Hello, I was wondering if there is a way to calculate a closed form for the partial sum of a floor function. By closed form, I mean something analog to $\displaystyle \sum\limits_{k=1}^{n} k = \frac{n(n+1)}{2}$

ex.

$\displaystyle \sum\limits_{k=1}^{n} \lfloor\frac{60}{k}\rfloor = ?$

Motivation

Started with the simple problem that if I have an alarm clock that displays hours and minutes, how many combinations are possible such that the number of minutes is a non-zero multiple of the hour value. ex. 12:48 is one such time as 48 is a non-zero multiple of 12.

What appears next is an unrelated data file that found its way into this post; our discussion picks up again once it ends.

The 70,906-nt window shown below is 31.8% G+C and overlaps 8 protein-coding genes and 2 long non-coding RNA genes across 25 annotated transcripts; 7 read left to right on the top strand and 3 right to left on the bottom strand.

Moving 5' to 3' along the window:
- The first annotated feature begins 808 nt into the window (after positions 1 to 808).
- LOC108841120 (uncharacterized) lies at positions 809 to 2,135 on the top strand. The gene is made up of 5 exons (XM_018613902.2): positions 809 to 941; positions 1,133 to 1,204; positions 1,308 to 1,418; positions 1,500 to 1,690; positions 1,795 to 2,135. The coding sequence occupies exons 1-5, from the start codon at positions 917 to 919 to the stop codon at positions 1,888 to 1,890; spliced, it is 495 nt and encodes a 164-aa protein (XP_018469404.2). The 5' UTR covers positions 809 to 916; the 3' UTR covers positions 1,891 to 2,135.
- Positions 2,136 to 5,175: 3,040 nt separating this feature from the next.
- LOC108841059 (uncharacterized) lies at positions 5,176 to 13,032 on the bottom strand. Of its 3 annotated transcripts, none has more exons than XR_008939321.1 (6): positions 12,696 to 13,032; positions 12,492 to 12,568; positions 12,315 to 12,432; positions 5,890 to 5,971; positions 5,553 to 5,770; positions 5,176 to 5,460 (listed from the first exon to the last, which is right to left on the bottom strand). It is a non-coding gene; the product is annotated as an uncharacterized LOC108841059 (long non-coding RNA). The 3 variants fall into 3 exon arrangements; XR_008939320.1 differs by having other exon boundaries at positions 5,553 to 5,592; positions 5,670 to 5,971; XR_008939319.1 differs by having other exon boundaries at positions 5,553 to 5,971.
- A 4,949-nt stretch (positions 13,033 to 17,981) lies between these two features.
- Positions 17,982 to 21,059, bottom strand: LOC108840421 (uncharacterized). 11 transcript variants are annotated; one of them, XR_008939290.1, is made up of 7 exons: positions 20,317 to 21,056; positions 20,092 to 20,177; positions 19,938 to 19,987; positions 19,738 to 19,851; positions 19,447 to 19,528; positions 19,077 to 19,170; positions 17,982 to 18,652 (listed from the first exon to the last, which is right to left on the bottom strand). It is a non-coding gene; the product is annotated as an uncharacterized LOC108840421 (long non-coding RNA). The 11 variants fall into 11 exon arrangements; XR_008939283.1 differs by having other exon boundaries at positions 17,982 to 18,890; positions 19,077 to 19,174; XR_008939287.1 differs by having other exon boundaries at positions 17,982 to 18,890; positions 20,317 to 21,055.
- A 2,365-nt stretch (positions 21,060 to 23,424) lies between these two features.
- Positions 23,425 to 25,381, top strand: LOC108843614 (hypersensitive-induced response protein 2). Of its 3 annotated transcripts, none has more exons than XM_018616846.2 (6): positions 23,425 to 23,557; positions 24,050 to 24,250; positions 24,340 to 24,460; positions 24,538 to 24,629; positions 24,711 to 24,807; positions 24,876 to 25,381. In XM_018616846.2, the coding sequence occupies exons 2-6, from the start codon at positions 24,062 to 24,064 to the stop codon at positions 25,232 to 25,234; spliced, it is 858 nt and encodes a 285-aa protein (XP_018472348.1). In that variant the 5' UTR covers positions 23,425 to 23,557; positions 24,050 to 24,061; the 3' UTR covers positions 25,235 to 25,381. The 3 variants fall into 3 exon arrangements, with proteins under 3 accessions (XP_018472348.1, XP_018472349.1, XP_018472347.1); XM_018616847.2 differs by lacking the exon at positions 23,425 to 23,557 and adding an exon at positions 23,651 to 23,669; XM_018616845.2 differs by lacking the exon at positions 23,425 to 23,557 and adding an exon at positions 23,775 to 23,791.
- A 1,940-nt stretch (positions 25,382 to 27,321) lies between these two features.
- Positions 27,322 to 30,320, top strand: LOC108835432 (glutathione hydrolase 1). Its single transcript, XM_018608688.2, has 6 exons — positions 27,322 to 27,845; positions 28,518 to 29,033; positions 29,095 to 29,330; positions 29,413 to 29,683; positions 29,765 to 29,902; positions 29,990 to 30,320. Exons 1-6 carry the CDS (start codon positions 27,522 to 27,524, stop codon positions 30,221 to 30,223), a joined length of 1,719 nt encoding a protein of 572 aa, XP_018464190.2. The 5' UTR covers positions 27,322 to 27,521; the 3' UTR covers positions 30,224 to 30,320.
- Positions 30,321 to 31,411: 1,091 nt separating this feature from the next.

Found that my sum would be:

$\displaystyle \sum\limits_{k=1}^{12} \lfloor\frac{60}{k}\rfloor$ minus the cases where k evenly divides 60 per term. (as to exclude the invalid case of 12:60, etc.)

Wanted to know if there was a way to calculate, without loss of generality, given integers $\displaystyle k \leq K, l, M$ how many coordinate pairs $\displaystyle (k,lk)$ there are such that $\displaystyle lk < M, lk \neq 0$

or would you say this would simply be done by brute force using a computer algorithm?

Also, if there are general theorems or resources to look at for summation for floor/ceiling functions, this will also be acceptable as a response.